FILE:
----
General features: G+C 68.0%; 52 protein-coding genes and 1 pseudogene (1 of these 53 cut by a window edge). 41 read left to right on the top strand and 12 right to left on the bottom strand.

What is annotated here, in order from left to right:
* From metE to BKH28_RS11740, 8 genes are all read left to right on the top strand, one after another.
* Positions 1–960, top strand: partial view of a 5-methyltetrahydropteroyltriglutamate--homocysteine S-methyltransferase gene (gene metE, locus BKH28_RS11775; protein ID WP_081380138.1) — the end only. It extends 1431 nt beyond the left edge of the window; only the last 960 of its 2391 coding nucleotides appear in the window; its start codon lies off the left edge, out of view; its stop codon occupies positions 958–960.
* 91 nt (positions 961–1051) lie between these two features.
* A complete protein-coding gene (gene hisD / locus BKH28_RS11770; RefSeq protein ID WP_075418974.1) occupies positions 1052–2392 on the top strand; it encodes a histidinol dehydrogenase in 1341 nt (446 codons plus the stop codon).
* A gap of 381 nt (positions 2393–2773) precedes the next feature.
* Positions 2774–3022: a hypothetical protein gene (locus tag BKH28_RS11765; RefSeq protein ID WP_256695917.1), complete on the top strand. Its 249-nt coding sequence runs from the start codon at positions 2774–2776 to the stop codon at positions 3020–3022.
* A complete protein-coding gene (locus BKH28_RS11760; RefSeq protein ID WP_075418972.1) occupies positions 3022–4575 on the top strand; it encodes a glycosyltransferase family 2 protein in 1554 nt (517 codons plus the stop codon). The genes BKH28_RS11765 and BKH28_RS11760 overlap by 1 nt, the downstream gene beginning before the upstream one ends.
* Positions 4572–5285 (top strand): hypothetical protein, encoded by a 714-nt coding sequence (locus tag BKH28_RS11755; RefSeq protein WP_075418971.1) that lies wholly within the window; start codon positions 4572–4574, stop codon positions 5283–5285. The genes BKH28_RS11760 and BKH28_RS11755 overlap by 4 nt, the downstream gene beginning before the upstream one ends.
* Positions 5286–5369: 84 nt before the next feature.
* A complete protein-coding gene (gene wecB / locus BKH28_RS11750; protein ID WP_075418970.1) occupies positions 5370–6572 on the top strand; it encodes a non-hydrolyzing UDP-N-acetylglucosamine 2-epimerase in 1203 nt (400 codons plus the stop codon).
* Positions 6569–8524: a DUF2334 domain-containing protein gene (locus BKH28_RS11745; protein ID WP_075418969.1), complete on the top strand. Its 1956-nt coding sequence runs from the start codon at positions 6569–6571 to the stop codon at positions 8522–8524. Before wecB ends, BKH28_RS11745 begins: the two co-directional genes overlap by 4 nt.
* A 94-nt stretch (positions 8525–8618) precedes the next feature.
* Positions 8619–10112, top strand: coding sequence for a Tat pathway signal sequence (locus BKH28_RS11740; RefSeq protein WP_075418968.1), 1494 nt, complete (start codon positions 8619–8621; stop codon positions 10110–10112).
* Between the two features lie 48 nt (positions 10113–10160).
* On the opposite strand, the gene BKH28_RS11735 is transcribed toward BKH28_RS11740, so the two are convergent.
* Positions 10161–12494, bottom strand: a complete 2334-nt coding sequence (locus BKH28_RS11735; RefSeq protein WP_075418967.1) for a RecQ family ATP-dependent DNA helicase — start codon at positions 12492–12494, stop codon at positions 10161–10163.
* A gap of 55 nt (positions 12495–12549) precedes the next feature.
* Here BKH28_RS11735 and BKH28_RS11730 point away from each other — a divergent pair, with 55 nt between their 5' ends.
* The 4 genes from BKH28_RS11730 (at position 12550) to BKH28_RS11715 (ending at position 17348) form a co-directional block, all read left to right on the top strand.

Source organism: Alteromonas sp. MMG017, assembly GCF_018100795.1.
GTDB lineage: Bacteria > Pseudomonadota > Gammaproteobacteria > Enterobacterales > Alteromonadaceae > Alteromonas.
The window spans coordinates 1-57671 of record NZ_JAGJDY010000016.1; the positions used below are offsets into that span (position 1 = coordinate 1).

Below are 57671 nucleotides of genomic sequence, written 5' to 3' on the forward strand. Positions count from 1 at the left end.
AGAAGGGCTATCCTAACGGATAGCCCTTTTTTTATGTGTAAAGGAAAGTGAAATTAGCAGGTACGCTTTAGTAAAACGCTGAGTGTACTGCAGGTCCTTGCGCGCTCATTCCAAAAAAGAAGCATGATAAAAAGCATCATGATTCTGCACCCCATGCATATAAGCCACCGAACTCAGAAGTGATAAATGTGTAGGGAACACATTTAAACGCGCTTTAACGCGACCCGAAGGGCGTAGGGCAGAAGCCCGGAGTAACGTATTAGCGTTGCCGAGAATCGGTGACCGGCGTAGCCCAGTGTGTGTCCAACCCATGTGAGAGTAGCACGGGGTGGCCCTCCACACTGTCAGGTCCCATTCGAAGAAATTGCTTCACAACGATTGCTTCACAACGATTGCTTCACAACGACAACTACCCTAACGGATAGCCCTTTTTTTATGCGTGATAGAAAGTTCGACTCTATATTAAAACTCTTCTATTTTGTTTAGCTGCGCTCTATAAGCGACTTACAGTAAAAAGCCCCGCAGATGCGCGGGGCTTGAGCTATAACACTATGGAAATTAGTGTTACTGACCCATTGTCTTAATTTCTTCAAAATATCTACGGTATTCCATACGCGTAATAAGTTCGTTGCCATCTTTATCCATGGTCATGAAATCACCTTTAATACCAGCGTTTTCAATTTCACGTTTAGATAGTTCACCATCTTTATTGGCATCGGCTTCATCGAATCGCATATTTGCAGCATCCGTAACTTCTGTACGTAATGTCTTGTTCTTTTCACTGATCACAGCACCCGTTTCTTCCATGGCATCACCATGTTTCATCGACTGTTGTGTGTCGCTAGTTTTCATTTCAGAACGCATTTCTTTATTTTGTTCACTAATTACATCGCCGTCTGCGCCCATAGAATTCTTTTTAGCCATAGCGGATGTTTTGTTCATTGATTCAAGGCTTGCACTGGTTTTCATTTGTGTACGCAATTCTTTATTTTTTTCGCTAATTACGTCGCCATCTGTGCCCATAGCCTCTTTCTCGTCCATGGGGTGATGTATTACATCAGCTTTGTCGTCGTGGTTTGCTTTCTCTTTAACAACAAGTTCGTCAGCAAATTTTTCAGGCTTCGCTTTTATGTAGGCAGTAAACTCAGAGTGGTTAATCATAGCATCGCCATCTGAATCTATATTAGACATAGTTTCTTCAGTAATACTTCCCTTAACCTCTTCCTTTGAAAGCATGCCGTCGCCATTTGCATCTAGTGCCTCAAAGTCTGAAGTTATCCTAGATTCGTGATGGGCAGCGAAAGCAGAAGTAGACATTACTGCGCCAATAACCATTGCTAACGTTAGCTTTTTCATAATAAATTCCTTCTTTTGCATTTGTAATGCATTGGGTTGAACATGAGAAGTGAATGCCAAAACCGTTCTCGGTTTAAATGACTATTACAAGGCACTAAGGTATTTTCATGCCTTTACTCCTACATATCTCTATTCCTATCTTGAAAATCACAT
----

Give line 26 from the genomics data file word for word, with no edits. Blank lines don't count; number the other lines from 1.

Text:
AGAAGGGCTATCCTAACGGATAGCCCTTTTTTTATGTGTAAAGGAAAGTGAAATTAGCAGGTACGCTTTAGTAAAACGCTGAGTGTACTGCAGGTCCTTGCGCGCTCATTCCAAAAAAGAAGCATGATAAAAAGCATCATGATTCTGCACCCCATGCATATAAGCCACCGAACTCAGAAGTGATAAATGTGTAGGGAACACATTTAAACGCGCTTTAACGCGACCCGAAGGGCGTAGGGCAGAAGCCCGGAGTAACGTATTAGCGTTGCCGAGAATCGGTGACCGGCGTAGCCCAGTGTGTGTCCAACCCATGTGAGAGTAGCACGGGGTGGCCCTCCACACTGTCAGGTCCCATTCGAAGAAATTGCTTCACAACGATTGCTTCACAACGATTGCTTCACAACGACAACTACCCTAACGGATAGCCCTTTTTTTATGCGTGATAGAAAGTTCGACTCTATATTAAAACTCTTCTATTTTGTTTAGCTGCGCTCTATAAGCGACTTACAGTAAAAAGCCCCGCAGATGCGCGGGGCTTGAGCTATAACACTATGGAAATTAGTGTTACTGACCCATTGTCTTAATTTCTTCAAAATATCTACGGTATTCCATACGCGTAATAAGTTCGTTGCCATCTTTATCCATGGTCATGAAATCACCTTTAATACCAGCGTTTTCAATTTCACGTTTAGATAGTTCACCATCTTTATTGGCATCGGCTTCATCGAATCGCATATTTGCAGCATCCGTAACTTCTGTACGTAATGTCTTGTTCTTTTCACTGATCACAGCACCCGTTTCTTCCATGGCATCACCATGTTTCATCGACTGTTGTGTGTCGCTAGTTTTCATTTCAGAACGCATTTCTTTATTTTGTTCACTAATTACATCGCCGTCTGCGCCCATAGAATTCTTTTTAGCCATAGCGGATGTTTTGTTCATTGATTCAAGGCTTGCACTGGTTTTCATTTGTGTACGCAATTCTTTATTTTTTTCGCTAATTACGTCGCCATCTGTGCCCATAGCCTCTTTCTCGTCCATGGGGTGATGTATTACATCAGCTTTGTCGTCGTGGTTTGCTTTCTCTTTAACAACAAGTTCGTCAGCAAATTTTTCAGGCTTCGCTTTTATGTAGGCAGTAAACTCAGAGTGGTTAATCATAGCATCGCCATCTGAATCTATATTAGACATAGTTTCTTCAGTAATACTTCCCTTAACCTCTTCCTTTGAAAGCATGCCGTCGCCATTTGCATCTAGTGCCTCAAAGTCTGAAGTTATCCTAGATTCGTGATGGGCAGCGAAAGCAGAAGTAGACATTACTGCGCCAATAACCATTGCTAACGTTAGCTTTTTCATAATAAATTCCTTCTTTTGCATTTGTAATGCATTGGGTTGAACATGAGAAGTGAATGCCAAAACCGTTCTCGGTTTAAATGACTATTACAAGGCACTAAGGTATTTTCATGCCTTTACTCCTACATATCTCTATTCCTATCTTGAAAATCACAT